Herbert Bautista went from being a comedian to longstanding Filipino politician.

As a young actor, he often played the comic sidekick to the leading role, quick to lighten serious moments with a joke. His on-screen reputation as everyone’s pal has propelled him into his second term as Mayor of Quezon City.

As he runs for his third and final term in city hall in the May 9 elections, GovInsider caught up with him to find out his priorities for the city.

Housing for all

Quezon is the most populous city in the Philippines with over 3 million residents. Nearly 200,000 families live in temporary shelters along roads and canals. Moving them to permanent housing has been on top of the Mayor’s list. “We have made housing our mission”, he declared in his 2015 State of the City Address.

The government is building low-rise apartments across the city. The housing communities are dubbed “Bistekville” after the former actor’s popular nickname, Bistek. 1,031 families now own units across 23 sites, with 30 new projects coming up by the end of the year.

The biggest challenge is ensuring these homes are affordable for poor families. “In a metropolitan area where land prices and construction costs are not low, this can be quite difficult,” Bautista says. The government is subsidising the apartments and providing loans to those who cannot afford them.

The Mayor took the risky step of introducing two new taxes to finance the subsidies. The “idle land tax” and “socialised housing taxes” have raised 785 million pesos for a housing fund. Another 390.5 million pesos from Bistekville sales and loans were also added to this fund.

The city is tapping on unused land to make space for the new developments. The Quezon government has been sitting on forfeited property worth 2.8 billion pesos, some going back 13 years. Mayor Bautista has set up a team to auction all of this land by this year.

On the brink of disaster

Geography is not in favour of Quezon, however. It sits smack on top of a 100 kilometer crack in the Earth, which could generate a 7.2-magnitude earthquake. This would kill over 5,000 people in the city, and injure more than 23,000, the national seismology institute has said.

The city is building a high-tech command centre to prepare for impending disasters. The unit will coordinate all government response during an emergency. It will centralise control over disaster agencies, equipment and vehicles across the city government.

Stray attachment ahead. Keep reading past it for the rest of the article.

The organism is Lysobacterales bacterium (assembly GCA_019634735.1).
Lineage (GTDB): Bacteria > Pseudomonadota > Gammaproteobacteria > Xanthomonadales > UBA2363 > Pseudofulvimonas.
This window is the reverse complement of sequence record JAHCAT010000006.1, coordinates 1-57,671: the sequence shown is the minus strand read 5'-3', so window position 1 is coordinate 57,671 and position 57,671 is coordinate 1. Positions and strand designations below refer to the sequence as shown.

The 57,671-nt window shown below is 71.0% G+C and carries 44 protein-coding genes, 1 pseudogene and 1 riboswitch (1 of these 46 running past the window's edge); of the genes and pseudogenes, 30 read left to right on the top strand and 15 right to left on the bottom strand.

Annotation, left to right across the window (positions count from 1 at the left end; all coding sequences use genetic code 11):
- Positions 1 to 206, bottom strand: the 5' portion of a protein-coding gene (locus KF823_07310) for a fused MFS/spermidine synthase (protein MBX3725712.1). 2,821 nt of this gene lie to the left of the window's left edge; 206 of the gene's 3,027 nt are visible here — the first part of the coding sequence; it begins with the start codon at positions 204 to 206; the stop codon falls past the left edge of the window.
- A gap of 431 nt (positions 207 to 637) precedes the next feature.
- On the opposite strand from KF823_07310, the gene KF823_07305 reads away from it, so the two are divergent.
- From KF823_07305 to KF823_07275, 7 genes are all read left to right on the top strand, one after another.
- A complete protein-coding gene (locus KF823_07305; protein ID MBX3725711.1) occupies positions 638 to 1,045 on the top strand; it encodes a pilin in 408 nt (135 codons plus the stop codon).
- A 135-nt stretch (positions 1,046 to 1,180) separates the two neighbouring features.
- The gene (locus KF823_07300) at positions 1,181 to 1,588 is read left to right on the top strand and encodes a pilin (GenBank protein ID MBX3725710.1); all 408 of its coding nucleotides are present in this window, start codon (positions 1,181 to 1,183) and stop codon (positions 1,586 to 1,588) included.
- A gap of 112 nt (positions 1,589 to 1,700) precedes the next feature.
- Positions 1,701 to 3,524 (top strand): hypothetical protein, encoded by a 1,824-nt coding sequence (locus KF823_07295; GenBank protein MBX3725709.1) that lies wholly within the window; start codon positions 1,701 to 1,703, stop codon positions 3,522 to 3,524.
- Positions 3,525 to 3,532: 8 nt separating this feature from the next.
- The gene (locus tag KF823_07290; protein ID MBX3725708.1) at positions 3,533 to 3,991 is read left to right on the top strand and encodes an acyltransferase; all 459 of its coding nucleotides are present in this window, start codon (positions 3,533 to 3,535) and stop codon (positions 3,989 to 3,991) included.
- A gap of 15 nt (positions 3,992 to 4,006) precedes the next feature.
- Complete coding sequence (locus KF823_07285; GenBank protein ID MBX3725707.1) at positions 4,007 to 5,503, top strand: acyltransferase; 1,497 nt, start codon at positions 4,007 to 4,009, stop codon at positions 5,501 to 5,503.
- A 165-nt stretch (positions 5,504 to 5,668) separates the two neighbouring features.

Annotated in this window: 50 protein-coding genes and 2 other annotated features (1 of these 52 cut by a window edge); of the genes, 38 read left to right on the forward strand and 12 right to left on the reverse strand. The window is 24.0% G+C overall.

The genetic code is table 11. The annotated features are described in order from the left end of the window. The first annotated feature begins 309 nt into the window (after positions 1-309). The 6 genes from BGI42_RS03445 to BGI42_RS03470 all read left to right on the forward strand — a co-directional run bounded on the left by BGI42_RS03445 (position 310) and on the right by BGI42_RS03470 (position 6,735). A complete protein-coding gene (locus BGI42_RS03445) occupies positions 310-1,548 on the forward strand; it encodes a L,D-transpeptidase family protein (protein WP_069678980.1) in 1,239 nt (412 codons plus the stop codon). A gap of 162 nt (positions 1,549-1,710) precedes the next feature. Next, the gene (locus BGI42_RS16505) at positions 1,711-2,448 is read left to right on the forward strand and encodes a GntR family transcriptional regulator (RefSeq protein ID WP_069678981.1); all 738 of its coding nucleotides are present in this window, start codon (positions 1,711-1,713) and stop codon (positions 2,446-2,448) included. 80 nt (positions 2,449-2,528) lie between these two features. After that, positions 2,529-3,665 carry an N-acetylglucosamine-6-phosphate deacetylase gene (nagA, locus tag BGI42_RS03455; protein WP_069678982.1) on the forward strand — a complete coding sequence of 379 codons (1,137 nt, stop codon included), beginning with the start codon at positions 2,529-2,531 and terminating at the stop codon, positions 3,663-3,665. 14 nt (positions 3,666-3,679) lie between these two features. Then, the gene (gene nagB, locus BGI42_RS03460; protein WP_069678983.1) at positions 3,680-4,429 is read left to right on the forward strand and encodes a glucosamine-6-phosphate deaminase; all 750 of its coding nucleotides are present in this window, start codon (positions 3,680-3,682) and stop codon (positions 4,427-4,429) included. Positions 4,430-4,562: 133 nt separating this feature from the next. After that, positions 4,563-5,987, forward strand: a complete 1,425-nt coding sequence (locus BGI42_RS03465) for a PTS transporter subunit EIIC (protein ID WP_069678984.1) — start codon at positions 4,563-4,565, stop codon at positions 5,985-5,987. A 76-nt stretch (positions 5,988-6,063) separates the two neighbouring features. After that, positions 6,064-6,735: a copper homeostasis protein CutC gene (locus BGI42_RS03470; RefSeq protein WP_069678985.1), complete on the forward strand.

Meanwhile, Mayor Bautista wants his government to find out what lies ahead. The city is gathering and analysing data to predict the impact of earthquakes. It has built a “risk atlas” – a collection of maps showing disaster hotspots where damage will be highest. “We cannot simply wait for disasters to happen, and expect to recover quickly,” he has told officials.

Cleaning up

The Mayor’s vision is to turn Quezon’s grey sprawl into a green and blue metropolis: “clean and unobstructed waterways, significantly reduced greenhouse gases… , and open spaces and idle lands transformed into green parks”.

His first step is to clear out litter. The city produces tons of garbage everyday and is running out of space to dump it. Inspired by Singapore, the Mayor wants to turn this waste into reusable energy. Singapore incinerates garbage to produce steam, which is converted to electricity. The waste is reduced to ash about 10% the original volume.

Quezon’s priority this year will be to “begin the groundwork for our waste-to-energy project”, Bautista said. The city is partnering with foreign governments on project. The Japanese Ministry of Environment has conducted a feasibility study for the project. Osaka city will provide technical assistance to set up a new facility. And France has offered US$655,163 of assistance for the project.

In cinema, Bautista is best-known for his supporting roles. But in the Quezon city government, he is most definitely the lead actor.